The .45 caliber submachine gun M3 is often indicated as being a success story of small arms design and development during World War II. Born of the necessities and exigencies of a full national wartime mobilization, it is best known for the economy of scale it provided and the modesty of its manufacturing costs. At peak production, M3s were a bargain at $20.94 each—that’s less than half the cost of the cheaper, mass-production version of the Thompson submachine gun. Although low cost was a major factor in the M3’s success, so too was the speed of its development and adoption.
The project went from a concept on paper, to the T20 prototype, to adoption and production within just seven months, a record that no other firearm in U.S. military history has ever challenged. When it went into production in May 1943 at GM’s Guide Lamp Division plant in Anderson, Ind., the M3 was a reliable open-bolt submachine gun weighing just over eight pounds with a fully loaded 30-round detachable box magazine. Its design made extensive use of sheet metal stampings to include the two halves of the receiver assembly, the trigger, the rear sight, and a crank handle on the right side of the gun used to retract the bolt before firing. The M3’s sheet metal construction made it lighter and cheaper to produce, and gave it an appearance resembling an auto mechanics grease gun. But sheet stampings also created one weakness that would soon reveal itself on the battlefield.
On Tuesday, June 6, 1944, U.S. troops used the M3 Grease Gun in action for the first time. During the weeks that followed, it fought a vigorous campaign stretching from Normandy through to the liberation of Paris and the push to the Siegfried Line. Soldiers carried it up hill and down valley through the adversity of dust, rain and, eventually, even the snow. They were beat up as the troops climbed on and off of trucks, half-tracks and tanks.
While an M3 could survive being dropped on its left side without affecting its ability to function, dropping one on its right side was another matter entirely because that is where the weapon’s fragile sheet metal retracting handle was mounted to the trigger housing assembly. On numerous occasions during the closing months of 1944, U.S. Army soldiers dropped M3 Grease Guns in such a way that they broke off crank handles. With no retracting mechanism, the bolt could not be drawn to the rear and, the weapon could not be used. At the time, the Army’s ordnance companies were ready to repair just about any infantry weapon in inventory, but not the brand new Grease Gun.
In the rush to develop and the adopt the weapon, the potential for breakage of the inherently vulnerable crank handle was overlooked with the result that, when it finally began to happen in France after the D-Day, there was no prescribed method of repairing the problem and, more importantly, no spare parts. This meant that repairmen had to improvise and make due with what they had on hand.
The solution was straightforward and simple: ordnance company personnel started by removing what was left of the retracting handle assembly from each damaged weapon, then used an end mill to cut a seven-inch long slot into the right hand side of the receiver at the 2 o’clock position running from just behind the weapon’s ejection port. This accommodated a crudely hewn steel bolt handle that inserted through an enlarged opening at the forward end of the slot and entered a hole drilled into the back end of the bolt assembly. It was not a pretty repair, but it worked.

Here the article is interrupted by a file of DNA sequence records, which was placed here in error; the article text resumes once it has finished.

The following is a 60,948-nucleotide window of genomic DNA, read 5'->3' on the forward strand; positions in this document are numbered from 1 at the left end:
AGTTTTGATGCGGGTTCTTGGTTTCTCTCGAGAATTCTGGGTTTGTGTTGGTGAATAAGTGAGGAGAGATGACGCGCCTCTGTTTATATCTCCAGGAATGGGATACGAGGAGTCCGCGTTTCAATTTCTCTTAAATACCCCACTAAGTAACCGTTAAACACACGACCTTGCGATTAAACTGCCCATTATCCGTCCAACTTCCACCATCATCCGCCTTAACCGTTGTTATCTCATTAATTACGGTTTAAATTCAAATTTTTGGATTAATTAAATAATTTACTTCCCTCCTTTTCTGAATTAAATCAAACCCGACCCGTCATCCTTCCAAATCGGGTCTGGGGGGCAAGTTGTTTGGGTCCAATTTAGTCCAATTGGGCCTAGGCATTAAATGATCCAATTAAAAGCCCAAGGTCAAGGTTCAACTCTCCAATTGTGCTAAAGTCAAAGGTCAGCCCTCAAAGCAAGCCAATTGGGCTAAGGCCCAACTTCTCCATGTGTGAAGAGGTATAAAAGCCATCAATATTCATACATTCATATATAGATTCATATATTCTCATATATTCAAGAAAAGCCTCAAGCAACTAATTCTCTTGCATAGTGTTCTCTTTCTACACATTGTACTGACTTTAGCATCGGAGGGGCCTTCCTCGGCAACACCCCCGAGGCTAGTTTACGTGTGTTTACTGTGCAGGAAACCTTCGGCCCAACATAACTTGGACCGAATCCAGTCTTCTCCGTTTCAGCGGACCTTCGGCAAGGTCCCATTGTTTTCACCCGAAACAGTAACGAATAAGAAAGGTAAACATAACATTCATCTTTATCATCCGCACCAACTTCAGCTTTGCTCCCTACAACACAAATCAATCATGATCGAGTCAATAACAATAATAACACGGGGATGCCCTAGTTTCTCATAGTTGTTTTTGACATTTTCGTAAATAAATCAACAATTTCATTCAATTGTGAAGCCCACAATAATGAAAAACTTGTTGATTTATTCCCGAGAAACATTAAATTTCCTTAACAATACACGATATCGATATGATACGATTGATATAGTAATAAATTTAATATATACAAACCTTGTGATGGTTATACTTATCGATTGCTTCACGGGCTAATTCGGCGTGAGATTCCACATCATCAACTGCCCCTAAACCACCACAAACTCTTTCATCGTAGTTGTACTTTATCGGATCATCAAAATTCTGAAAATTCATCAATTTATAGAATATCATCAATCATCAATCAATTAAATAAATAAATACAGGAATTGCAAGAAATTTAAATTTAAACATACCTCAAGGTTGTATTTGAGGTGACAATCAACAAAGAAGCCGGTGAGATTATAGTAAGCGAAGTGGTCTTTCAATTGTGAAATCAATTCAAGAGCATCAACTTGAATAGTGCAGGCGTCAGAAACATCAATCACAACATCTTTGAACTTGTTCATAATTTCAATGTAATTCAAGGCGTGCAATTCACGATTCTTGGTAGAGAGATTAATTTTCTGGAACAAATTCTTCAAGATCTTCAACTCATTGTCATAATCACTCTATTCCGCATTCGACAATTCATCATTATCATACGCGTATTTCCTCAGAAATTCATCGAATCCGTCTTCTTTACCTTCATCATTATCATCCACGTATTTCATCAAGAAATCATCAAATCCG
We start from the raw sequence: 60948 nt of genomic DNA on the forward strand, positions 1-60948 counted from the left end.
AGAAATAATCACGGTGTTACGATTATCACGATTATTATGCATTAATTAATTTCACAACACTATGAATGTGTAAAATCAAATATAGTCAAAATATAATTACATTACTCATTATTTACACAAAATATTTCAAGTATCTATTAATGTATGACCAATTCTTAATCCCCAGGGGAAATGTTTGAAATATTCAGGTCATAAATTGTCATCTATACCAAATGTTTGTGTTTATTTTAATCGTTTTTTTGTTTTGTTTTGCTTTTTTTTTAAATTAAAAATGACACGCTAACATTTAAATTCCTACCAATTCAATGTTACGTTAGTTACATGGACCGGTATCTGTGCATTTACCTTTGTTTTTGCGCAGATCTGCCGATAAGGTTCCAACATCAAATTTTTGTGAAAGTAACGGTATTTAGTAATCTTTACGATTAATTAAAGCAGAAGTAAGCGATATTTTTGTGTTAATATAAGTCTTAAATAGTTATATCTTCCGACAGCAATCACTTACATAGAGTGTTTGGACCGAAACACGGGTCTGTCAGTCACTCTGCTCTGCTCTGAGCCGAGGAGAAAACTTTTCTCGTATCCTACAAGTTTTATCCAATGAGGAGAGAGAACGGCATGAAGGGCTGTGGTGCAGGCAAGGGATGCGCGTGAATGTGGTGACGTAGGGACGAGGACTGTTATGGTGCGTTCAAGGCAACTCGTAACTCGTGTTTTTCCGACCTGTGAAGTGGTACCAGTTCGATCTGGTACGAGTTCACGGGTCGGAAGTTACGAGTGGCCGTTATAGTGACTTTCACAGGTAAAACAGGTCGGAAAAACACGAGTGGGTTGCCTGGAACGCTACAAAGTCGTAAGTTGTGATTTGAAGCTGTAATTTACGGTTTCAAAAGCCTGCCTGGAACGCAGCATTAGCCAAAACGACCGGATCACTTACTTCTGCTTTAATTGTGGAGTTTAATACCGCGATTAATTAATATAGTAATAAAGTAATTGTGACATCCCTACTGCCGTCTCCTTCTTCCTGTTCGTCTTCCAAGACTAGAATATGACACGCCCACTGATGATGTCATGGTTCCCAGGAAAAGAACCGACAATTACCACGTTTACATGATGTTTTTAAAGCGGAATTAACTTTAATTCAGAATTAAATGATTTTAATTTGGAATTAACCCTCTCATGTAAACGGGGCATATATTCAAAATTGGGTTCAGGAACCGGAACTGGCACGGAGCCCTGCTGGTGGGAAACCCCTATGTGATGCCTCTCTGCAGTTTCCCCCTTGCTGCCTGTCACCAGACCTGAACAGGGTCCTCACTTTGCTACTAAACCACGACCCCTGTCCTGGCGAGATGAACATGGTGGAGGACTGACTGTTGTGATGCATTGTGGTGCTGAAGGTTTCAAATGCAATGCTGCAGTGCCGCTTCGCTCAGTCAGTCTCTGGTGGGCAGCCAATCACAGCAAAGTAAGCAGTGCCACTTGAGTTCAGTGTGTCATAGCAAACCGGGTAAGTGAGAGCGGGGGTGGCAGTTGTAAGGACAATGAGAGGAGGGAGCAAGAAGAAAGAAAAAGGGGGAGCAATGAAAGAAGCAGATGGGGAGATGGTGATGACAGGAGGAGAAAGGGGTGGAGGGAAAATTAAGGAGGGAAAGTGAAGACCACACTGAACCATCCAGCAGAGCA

A few archival photographs of men from General George Patton’s Third Army taken around the time of the Battle of the Bulge show Grease Guns repaired in this manner. In addition to that, the collection of Musée National d'Histoire Militaire (the National Military History Museum) in Diekirch, Luxembourg has in its collection five M3s that have received this field modification. Considering the fact that the Third Army operated in Luxembourg during and after the Battle of the Bulge, it looks like this field modification may have been confined to the ranks of that specific unit. Interestingly, a product improvement was already in development back in the USA that would make this design shortcoming superfluous.
As early as April 1944, Guide Lamp was working on the modified M3E1 submachine gun. In addition to a number of other design refinements, it featured the complete elimination of the M3’s crank handle assembly and its replacement with a simplified, and indestructible, finger hole in the bolt. The substantial weight of the M3’s bolt was such that the pressure exerted by the weapon’s dual mainsprings was only 18 pounds. This meant that the old crank handle apparatus was not just unnecessarily complex, it was unnecessary altogether because the physical effort of retracting the bolt could be managed comfortably by the shooter’s index finger alone. No lever device necessary.
On Dec. 21, 1944, the M3E1 was officially adopted as the .45-caliber submachine gun, M3A1—coincidentally at the same time that field modified M3s were fighting the German onslaught 4,000 miles away in the Ardennes Forrest. Although the fragile crank handle issue was fully resolved with the introduction of the M3A1, the crude and yet perfectly functional field modification that it produced nevertheless says something complimentary about ordnance technicians during World War II.
When confronted with a significant repair job on a new weapon with no replacement parts available, they had to adapt, adjust and overcome, and they had to do it quickly. It is a testament to the skill and know-how of these Army gunsmiths that they came up with a practical solution under less than ideal circumstances.
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